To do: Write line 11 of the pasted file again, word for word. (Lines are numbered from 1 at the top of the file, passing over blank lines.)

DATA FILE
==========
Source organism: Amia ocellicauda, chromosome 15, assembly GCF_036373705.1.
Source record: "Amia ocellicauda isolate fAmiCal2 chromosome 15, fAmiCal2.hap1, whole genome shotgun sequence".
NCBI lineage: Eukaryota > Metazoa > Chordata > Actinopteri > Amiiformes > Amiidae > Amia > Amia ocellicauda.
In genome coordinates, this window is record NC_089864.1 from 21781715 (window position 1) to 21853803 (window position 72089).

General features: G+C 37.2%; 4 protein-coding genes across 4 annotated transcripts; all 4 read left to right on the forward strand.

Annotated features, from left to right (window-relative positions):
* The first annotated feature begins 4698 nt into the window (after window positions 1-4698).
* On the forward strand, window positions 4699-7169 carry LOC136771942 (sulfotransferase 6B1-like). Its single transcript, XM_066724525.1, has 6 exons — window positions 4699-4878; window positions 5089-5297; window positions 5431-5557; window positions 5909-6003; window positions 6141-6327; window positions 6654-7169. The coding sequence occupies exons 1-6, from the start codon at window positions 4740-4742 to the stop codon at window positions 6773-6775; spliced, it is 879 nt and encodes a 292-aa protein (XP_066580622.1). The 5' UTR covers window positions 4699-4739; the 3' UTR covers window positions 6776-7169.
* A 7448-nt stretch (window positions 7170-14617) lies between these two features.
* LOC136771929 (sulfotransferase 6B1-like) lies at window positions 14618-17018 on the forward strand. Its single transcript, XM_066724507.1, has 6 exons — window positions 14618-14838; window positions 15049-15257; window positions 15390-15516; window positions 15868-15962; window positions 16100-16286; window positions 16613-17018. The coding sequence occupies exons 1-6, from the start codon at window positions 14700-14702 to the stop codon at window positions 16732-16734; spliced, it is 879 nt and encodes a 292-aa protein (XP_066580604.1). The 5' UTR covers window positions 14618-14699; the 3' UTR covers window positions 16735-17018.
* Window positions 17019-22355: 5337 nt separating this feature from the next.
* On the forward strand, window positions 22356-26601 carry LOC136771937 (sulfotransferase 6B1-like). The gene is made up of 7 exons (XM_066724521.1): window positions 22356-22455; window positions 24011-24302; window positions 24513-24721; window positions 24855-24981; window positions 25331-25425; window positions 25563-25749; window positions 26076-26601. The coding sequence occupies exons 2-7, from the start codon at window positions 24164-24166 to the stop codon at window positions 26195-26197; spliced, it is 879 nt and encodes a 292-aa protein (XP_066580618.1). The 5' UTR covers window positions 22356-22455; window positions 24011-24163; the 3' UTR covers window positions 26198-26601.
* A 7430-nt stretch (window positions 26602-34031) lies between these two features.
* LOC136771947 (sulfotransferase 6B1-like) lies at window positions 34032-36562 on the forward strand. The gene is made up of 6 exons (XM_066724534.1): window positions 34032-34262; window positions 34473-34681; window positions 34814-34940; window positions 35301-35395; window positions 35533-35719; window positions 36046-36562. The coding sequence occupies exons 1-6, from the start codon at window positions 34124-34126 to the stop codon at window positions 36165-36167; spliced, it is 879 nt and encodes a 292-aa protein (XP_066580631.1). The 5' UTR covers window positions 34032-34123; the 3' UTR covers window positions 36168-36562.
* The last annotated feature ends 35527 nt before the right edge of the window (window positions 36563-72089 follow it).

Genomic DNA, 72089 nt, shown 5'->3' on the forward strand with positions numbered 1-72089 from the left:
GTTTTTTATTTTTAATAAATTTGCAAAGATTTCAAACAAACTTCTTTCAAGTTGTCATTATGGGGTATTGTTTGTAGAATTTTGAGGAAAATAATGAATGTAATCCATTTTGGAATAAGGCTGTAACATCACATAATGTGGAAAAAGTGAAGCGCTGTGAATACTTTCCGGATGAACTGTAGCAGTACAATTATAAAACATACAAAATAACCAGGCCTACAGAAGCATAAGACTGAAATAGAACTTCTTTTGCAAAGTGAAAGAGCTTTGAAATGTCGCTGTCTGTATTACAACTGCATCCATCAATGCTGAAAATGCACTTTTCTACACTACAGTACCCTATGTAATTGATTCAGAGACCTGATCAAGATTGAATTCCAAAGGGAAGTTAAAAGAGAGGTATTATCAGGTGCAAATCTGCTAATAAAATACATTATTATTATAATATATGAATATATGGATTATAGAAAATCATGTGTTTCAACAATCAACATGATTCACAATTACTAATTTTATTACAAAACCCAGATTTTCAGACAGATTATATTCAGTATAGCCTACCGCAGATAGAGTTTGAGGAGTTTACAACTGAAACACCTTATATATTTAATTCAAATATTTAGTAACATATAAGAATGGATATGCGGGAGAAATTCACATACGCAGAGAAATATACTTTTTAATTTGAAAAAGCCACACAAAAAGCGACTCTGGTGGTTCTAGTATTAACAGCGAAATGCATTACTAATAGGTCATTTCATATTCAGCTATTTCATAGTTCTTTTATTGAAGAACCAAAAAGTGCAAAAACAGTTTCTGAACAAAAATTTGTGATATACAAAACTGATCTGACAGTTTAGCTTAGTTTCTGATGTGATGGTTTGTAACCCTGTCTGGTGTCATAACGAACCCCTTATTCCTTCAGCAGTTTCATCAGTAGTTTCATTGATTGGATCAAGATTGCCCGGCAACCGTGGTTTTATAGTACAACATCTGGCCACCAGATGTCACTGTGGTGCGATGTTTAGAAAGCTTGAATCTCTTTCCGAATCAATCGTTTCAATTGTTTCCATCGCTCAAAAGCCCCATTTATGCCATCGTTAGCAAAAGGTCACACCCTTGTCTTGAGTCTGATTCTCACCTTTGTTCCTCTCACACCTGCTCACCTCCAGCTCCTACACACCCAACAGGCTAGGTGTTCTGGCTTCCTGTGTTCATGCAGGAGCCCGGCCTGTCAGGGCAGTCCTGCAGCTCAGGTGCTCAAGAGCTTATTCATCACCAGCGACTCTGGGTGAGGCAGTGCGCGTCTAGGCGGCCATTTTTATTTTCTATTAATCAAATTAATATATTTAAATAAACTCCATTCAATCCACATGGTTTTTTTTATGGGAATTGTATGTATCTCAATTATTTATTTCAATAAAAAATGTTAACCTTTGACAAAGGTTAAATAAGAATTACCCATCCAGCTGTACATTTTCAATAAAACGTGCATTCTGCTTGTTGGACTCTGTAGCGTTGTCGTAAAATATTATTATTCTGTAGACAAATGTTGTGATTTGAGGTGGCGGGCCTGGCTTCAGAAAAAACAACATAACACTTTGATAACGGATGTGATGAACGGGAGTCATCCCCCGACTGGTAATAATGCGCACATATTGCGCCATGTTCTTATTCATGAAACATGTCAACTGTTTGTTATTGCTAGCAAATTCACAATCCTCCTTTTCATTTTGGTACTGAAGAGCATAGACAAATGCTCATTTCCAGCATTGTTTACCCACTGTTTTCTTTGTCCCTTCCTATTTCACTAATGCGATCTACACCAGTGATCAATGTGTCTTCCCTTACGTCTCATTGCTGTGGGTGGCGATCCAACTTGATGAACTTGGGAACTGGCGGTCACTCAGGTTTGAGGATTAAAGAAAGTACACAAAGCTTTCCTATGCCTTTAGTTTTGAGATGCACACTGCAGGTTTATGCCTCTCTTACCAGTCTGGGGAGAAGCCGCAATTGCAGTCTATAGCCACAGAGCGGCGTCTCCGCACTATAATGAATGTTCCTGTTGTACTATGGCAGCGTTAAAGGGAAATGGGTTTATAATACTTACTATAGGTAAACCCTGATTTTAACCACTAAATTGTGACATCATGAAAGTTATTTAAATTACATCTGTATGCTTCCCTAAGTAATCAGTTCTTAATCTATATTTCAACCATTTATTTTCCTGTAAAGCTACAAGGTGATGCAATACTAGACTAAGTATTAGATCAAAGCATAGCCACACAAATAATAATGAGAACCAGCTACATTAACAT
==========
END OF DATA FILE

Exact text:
* Window positions 17019-22355: 5337 nt separating this feature from the next.